When Nelson Chamisa this week announced his intention to inaugurate himself as “People’s President” of Zimbabwe, he was following in the footsteps of other African opposition leaders — specifically Uganda’s Kizza Besigye and Kenya’s Raila Odinga, both of whom rejected election results and staged their own ceremonial inauguration ceremonies.
This is no coincidence. On the advice of their Kenyan counterparts, Chamisa’s MDC Alliance consciously modelled its electoral strategy on that of Odinga’s National Super Alliance, according to well-placed sources connected to the party.
The planned “inauguration” (which has been put on hold) is a key element of that strategy, designed to force concessions from the new administration of President Emmerson Mnangagwa — who narrowly won the July 30 election — and to shore up Chamisa’s position within his own party.
The links between the Kenyan and Zimbabwean opposition movements are rooted in the friendship between Odinga and the late Morgan Tsvangirai, the veteran leader who founded the MDC. Odinga attended Tsvangirai’s funeral in February. There, he pulled aside Tsvangirai’s heir-apparent — Chamisa, who was then fighting to shore up his control of the party.
Odinga told Chamisa to watch out for the impact of foreign consulting firms like Cambridge Analytica, which was exposed just a month later for deploying dirty tactics to manipulate the results of elections around the world; and to pay close attention to irregularities in the voters’ roll.
Odinga’s advisers also told the MDC how to prepare for a legal challenge to the election results, including technical details on how to analyse the results.
The two campaigns even shared at least one staff member: Kenyan economics professor Edgar Otumba. Otumba’s job was to run the numbers once the election results came in, and identify where and how they had been manipulated.
In Kenya, his findings contributed to a successful court challenge to have the August 8 presidential results set aside, forcing a rerun. In Zimbabwe, the MDC’s legal challenge failed. The party blames a biased judiciary.
But outside the courts, Chamisa and his team were already executing another element of the Odinga plan.
“The Odinga strategy was declare victory and don’t stop declaring victory. If you declare and declare early, you set the system in panic, and you just keep declaring victory,” said the senior MDC official.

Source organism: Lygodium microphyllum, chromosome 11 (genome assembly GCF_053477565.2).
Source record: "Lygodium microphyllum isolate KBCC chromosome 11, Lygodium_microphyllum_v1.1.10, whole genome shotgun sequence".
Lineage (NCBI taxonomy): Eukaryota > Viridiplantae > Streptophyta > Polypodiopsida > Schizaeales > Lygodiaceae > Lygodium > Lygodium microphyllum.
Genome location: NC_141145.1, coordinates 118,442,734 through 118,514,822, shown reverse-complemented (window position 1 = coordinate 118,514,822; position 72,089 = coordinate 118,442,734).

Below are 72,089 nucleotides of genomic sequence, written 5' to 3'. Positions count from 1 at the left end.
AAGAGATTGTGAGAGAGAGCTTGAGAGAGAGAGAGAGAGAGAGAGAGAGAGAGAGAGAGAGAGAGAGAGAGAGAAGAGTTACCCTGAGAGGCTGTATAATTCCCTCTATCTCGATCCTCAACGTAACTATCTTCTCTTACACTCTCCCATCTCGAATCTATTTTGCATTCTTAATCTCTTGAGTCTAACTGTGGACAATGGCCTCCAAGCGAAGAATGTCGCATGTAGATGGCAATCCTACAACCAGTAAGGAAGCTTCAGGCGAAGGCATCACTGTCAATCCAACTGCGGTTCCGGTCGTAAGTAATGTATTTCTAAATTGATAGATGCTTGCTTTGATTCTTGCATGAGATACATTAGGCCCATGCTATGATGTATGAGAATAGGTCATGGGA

On August 1, the day before the official results, Chamisa took to Twitter to do just that: “THANK YOU ZIMBABWE,” he tweeted.
“We have won the popular vote. You voted for total Change in this past election!
“We have won this one together. No amount of results manipulation will alter your WILL.”
Sure enough, the system panicked — but with fatal consequences. Later that afternoon, inspired by the messages coming from party headquarters, a crowd of angry MDC supporters gathered in central Harare to protest against alleged vote rigging.
The army responded in brutal fashion, using tear gas and live ammunition to disperse the crowd. At least six people were killed.
Chamisa’s latest gambit, the “inauguration”, is another tactic ripped straight from the Odinga playbook — although Chamisa is very much making his own decisions, insists his spokesperson.
Like Chamisa’s early declaration of victory, this “inauguration” also carries with it the threat of violence. Zimbabwe’s Justice minister Ziyambi Ziyambi has already described the planned gathering as “illegal” and threatened to arrest Chamisa if it goes ahead.
According to MDC sources, the mock inauguration achieves two complementary aims. First, it cements Chamisa’s position as leader of the party.
Second, it keeps the MDC and Chamisa in the national conversation, and might force Mnangagwa to the negotiating table.
With an eye already on the 2023 election, the MDC wants concrete promises of electoral and economic reform before it agrees to work with the current administration; with this in mind, the ‘‘inauguration’’ is designed to show both Zanu PF and the international community that Zanu PF cannot govern alone.
It helps that the MDC is particularly strong in Zimbabwe’s cities, and — crucially — its supporters make up the bulk of Zimbabwe’s tax base. That’s the plan, anyway.
But plans don’t always work out the way they are supposed to.
In as much as Chamisa is following in Odinga’s footsteps, his supporters must hope that he also knows when to strike out on his own path. Daily News